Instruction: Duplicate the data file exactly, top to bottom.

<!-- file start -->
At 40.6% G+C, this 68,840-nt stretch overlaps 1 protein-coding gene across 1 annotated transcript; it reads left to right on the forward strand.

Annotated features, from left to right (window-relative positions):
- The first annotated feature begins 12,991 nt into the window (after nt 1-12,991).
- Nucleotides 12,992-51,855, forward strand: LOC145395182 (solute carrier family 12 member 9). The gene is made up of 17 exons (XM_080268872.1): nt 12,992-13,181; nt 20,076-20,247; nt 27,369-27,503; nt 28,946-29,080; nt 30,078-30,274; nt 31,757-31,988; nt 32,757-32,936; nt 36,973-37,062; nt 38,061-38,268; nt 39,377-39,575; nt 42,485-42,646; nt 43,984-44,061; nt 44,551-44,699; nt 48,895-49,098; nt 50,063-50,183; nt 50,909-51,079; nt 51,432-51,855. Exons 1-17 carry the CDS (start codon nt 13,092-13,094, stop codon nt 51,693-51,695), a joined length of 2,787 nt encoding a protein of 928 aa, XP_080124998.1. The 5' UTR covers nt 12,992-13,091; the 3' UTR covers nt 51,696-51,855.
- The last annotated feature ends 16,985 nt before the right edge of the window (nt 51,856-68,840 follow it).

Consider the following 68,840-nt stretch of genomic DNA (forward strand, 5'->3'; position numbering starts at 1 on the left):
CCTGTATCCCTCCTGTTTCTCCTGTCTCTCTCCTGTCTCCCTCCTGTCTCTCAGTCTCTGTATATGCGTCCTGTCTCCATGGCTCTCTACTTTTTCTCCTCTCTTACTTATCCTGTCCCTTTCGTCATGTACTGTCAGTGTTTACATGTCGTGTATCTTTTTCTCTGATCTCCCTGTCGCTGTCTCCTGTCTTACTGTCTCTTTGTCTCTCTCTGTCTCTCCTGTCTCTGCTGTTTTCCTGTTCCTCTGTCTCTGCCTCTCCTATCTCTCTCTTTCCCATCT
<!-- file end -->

At 40.6% G+C, this 68,840-nt stretch overlaps 1 protein-coding gene across 1 annotated transcript; it reads left to right on the forward strand.

Annotated features, from left to right (window-relative positions):
- The first annotated feature begins 12,991 nt into the window (after nt 1-12,991).
- Nucleotides 12,992-51,855, forward strand: LOC145395182 (solute carrier family 12 member 9). The gene is made up of 17 exons (XM_080268872.1): nt 12,992-13,181; nt 20,076-20,247; nt 27,369-27,503; nt 28,946-29,080; nt 30,078-30,274; nt 31,757-31,988; nt 32,757-32,936; nt 36,973-37,062; nt 38,061-38,268; nt 39,377-39,575; nt 42,485-42,646; nt 43,984-44,061; nt 44,551-44,699; nt 48,895-49,098; nt 50,063-50,183; nt 50,909-51,079; nt 51,432-51,855. Exons 1-17 carry the CDS (start codon nt 13,092-13,094, stop codon nt 51,693-51,695), a joined length of 2,787 nt encoding a protein of 928 aa, XP_080124998.1. The 5' UTR covers nt 12,992-13,091; the 3' UTR covers nt 51,696-51,855.
- The last annotated feature ends 16,985 nt before the right edge of the window (nt 51,856-68,840 follow it).

Consider the following 68,840-nt stretch of genomic DNA (forward strand, 5'->3'; position numbering starts at 1 on the left):
CCTGTATCCCTCCTGTTTCTCCTGTCTCTCTCCTGTCTCCCTCCTGTCTCTCAGTCTCTGTATATGCGTCCTGTCTCCATGGCTCTCTACTTTTTCTCCTCTCTTACTTATCCTGTCCCTTTCGTCATGTACTGTCAGTGTTTACATGTCGTGTATCTTTTTCTCTGATCTCCCTGTCGCTGTCTCCTGTCTTACTGTCTCTTTGTCTCTCTCTGTCTCTCCTGTCTCTGCTGTTTTCCTGTTCCTCTGTCTCTGCCTCTCCTATCTCTCTCTTTCCCATCT